Having received an award from the LIBOR funds, a new centre is to be set up to further research mesothelioma with a view to working towards finding a cure. Imperial College London’s National Heart and Lung Institute (NHLI) is a leading international centre for lung research. There is a consensus that not enough funds have been put into mesothelioma research and a concerted effort needed to be made, given that this is a disease which leads to 2,500 deaths a year in the UK. From experience, the Imperial College believes that, to find new treatments, research spend should be as high as £5m a year. They believe that an integrated programme carried out on a national basis is the best way forward. Research in this area has been neglected and is only at a very early stage.
The Imperial College London has been chosen given its experience. It is also adjacent to the Royal Marsden Hospital and the Institute for Cancer Research which are also seen as world leaders in the treatment of and research into cancer. The College has already been carrying out research into mesothelioma and now intends to combine clinical and scientific expertise to advance this. They have already discovered several new mutations in cases of mesothelioma but they are yet to identify the primary drivers of tumour growth.
Cancer research is renowned for breakthroughs in diagnosis and treatment and many forms of cancer which were previously incurable are now treatable. This is mainly down to the fact that the Human Genome Project has made it possible to identify the mutated or corrupted genes that drive cancer growth and allow the growth and spread of cancer cells to be systematically studied.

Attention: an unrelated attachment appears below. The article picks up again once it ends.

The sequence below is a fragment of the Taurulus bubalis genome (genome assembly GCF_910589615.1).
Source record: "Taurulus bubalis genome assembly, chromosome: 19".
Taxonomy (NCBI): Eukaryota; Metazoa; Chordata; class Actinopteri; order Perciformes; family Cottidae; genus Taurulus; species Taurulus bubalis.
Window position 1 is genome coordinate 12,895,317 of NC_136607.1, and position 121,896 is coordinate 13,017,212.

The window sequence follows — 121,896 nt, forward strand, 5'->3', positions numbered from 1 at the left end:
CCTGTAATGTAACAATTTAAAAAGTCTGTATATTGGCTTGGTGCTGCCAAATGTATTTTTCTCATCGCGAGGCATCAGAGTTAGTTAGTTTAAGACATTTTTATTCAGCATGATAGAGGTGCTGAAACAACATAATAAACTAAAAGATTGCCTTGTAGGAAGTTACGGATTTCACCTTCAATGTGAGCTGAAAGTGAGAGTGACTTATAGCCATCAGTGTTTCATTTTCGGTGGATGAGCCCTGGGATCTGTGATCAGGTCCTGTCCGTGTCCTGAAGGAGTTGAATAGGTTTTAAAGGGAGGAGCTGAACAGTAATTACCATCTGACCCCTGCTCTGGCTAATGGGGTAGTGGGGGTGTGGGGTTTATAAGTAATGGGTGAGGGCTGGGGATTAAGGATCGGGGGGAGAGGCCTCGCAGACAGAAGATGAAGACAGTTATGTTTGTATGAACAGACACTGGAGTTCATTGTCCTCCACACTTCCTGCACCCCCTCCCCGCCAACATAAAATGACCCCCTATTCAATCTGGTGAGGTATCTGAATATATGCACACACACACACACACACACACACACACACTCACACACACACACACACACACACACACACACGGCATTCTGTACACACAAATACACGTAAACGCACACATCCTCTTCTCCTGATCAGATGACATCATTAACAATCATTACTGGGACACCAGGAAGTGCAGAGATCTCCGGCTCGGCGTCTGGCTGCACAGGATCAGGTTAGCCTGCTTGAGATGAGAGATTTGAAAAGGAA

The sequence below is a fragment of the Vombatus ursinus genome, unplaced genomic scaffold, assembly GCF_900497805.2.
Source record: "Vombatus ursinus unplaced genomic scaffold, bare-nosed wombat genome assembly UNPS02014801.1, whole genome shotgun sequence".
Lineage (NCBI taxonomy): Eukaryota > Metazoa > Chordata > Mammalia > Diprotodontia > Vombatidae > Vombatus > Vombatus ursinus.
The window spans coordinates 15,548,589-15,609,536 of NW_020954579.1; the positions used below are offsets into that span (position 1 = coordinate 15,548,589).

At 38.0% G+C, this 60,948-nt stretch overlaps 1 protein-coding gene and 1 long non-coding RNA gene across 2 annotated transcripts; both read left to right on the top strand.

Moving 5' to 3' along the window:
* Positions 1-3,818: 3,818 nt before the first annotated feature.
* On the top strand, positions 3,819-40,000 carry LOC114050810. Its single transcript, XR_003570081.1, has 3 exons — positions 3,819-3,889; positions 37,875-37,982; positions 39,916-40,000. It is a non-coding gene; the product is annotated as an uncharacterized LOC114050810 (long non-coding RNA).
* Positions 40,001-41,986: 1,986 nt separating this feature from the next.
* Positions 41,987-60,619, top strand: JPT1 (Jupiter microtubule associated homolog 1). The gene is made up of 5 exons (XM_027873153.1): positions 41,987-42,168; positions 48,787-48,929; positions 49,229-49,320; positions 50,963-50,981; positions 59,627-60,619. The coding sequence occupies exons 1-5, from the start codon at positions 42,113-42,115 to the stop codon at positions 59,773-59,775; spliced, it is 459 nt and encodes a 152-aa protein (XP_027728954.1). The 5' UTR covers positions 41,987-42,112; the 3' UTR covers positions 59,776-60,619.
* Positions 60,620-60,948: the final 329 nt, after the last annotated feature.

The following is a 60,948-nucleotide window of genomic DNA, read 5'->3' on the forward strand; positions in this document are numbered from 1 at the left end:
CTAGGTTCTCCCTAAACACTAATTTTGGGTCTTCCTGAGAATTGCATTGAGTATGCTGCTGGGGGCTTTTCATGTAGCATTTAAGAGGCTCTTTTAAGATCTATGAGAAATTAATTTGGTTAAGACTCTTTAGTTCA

It is intended that the Centre, taking a genomic approach, will lead to more effective screening for earlier diagnosis and prevention of disease in individuals at increased risk of the disease, for example, those carrying the mutation of the BAP1 gene. These individuals are already known to be susceptible to mesothelioma.
The Centre will also look at ways to predict the clinical course of patients from the time they present together with effective treatments to eliminate or control the growth of tumours. The best ways to treat each individual will be considered taking into account the particular genes driving the growth of the tumour and which patients will respond to immunotherapy.
The Centre needs to be a multidisciplinary set-up with experts in various fields working together. It needs to capitalise on the clinical networks which the UK mesothelioma community (charities, support groups, health care professionals, scientists and patients) has been successfully building. Access to tumour samples will be vital and this needs to come from clinicians, patient organisations and biobanks.
Professors Anne Bowcock, Miriam Moffatt and Bill Cookson will lead discovery research at the Centre, aimed at the underlying mechanisms of mesothelioma and lung cancer. The structure and management of the Centre will be overseen by an advisory group chaired by Professor Sir Anthony Newman Taylor.
It is planned that the Centre will be one part of much larger clinical and research activities already taking place in the UK.
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